In February 2020 when the novel coronavirus first hit Nigeria, the people were quite indifferent about it. Not that they cared less about their health but they had other equally life-threatening problems to deal with. The belief was that the virus was for the rich while poverty, killings and insecurity were for the masses. Indeed, these problems seemed to have killed faster than the virus and so for the majority, staying alive from them was more important than staying safe from the virus.
Later on in April, the Federal Government of Nigeria announced movement restrictions, interstate travel ban, 8pm-to-6am curfew and total lockdown in some states with social distancing rules to slow the spread of the coronavirus. It was not unsurprising that only a fraction of the country could obey this order. The truth was that Nigeria already had a virus named ‘poverty virus’ and fighting this poverty virus was the exact opposite of what the government demanded from Nigerians to fight COVID.
Hunger and poverty are very relatable experiences in Nigeria as up to 40 per cent of the entire population live below the poverty line according to a “2019 Poverty and Inequality in Nigeria” report. Nigerians have firsthand experiences of being killed by poverty and so a “rich man’s disease” that seemed so far away could not be taken very seriously. Staying at home was impossible because people had nothing to eat. People needed to constantly go out, work and make money to survive.
In addition to this, massacres have become regular news in Nigeria. For instance, the Northern part of Nigeria has continued to experience all kinds of violence such as terrorism, religious conflicts and herdsmen crises. Particularly, the North Central and North Eastern parts are majorly affected by this seemingly endless unrest. In July 2020, Sahara Reporters estimated that within seven months, at least 178 persons were killed by gunmen in southern Kaduna, a part of Kaduna State in Northern Nigeria. At that time also in July, Nigeria had recorded up to 740 deaths from coronavirus across the 36 states and the Federal Capital Territory of the country. This is not to compare unruly killings to a deadly disease but rather to indicate that while the virus was fearfully taking lives, Northern Nigerians also had an existing menace they were dealing with.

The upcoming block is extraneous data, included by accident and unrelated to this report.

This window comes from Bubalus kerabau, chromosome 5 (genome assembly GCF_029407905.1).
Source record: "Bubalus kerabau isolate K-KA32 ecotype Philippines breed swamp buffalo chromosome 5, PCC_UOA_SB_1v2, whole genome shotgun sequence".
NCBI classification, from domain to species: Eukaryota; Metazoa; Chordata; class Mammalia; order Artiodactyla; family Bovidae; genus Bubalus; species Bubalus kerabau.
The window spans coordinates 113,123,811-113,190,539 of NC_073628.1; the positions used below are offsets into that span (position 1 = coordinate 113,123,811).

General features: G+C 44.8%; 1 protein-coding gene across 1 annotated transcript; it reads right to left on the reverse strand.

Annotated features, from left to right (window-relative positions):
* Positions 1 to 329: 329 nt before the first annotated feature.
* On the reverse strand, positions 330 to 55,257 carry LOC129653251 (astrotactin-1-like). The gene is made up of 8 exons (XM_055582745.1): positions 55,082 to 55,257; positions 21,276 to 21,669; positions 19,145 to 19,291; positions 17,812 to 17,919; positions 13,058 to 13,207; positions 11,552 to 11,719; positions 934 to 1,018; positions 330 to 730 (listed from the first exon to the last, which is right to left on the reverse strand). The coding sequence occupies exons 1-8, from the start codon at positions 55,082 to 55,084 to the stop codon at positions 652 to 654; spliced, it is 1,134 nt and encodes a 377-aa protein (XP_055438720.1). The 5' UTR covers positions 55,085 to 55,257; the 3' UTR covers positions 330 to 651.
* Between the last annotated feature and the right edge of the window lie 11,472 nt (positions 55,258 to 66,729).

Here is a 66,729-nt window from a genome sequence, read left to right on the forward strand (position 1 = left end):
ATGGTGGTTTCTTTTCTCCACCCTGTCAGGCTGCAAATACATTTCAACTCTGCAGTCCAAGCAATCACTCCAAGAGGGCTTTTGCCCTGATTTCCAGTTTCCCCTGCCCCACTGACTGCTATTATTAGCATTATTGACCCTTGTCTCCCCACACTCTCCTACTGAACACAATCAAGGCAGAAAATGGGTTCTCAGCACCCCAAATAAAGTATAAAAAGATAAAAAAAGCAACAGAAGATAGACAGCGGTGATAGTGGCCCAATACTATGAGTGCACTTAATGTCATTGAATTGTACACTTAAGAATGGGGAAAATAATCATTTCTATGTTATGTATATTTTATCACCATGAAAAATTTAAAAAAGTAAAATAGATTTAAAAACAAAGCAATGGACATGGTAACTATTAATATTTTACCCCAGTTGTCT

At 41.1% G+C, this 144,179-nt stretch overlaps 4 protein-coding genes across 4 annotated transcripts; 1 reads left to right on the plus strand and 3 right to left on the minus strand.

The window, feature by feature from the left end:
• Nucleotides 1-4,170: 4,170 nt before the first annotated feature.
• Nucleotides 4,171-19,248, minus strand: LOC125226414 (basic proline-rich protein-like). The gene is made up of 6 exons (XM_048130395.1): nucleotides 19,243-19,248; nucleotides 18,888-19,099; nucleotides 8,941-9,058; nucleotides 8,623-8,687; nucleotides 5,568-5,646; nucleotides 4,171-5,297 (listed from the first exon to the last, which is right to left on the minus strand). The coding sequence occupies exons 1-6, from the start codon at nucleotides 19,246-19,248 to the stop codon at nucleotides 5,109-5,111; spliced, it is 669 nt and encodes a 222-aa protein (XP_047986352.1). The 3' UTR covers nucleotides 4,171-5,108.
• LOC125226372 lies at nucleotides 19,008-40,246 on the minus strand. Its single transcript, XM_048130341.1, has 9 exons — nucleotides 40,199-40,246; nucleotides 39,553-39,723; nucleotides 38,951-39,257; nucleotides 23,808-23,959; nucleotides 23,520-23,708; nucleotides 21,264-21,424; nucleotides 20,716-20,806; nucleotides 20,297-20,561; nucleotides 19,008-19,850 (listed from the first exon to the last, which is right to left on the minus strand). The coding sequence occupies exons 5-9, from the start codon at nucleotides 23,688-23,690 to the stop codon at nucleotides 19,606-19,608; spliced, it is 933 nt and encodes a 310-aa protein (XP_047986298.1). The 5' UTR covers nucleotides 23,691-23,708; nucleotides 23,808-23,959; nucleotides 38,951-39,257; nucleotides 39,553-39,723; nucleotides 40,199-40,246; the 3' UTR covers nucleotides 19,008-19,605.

While the North has continued to endure this chaos, police brutality has also begun increasing in the South. The police have become among the most feared entity in Nigeria. They have continually harassed, exploited and even killed people on sight without fair hearing. Apparently, during the COVID pandemic, law enforcers generally became more destructive than the coronavirus itself as they had killed more people than the virus did. In fact, in April, security officers had killed 18 people following the COVID lockdown orders while the virus itself had killed only 12 people at that time. Certainly, many people who obeyed COVID lockdown regulations did so not because they feared the coronavirus but because they feared having to contact law enforcers who killed faster than the virus.
Disheartening as it may be, girls and women feared, more than the virus, being abused, mangled and killed by an unknown person. In April and May 2020, Nigeria recorded back to back rape cases followed by mutilation and murder. At that time too, the police had begun arresting culprits including some 11 men who gang-raped a 12-year-old girl in Jigawa State, Nigeria. In sum, between January and July 2020, the Nigeria Police had recorded over 700 rape cases. These stories spurred unrest on social media and physically as Nigerians demanded justice for victims and survivors. More so, the fear of being abused caused girls to learn self-defense and move around with pepper spray which of course seemed more important than face masks or hand sanitizers.
The abnormalities of severe poverty, unruly killings, police brutality and sexual abuse are happening side by side with the coronavirus pandemic. Clearly, Nigerians are more concerned about surviving from these issues than staying safe from a deadly virus. In spite of this, the Nigerian government has been more attentive to the pandemic thereby neglecting local issues that are equally life-threatening to Nigerians.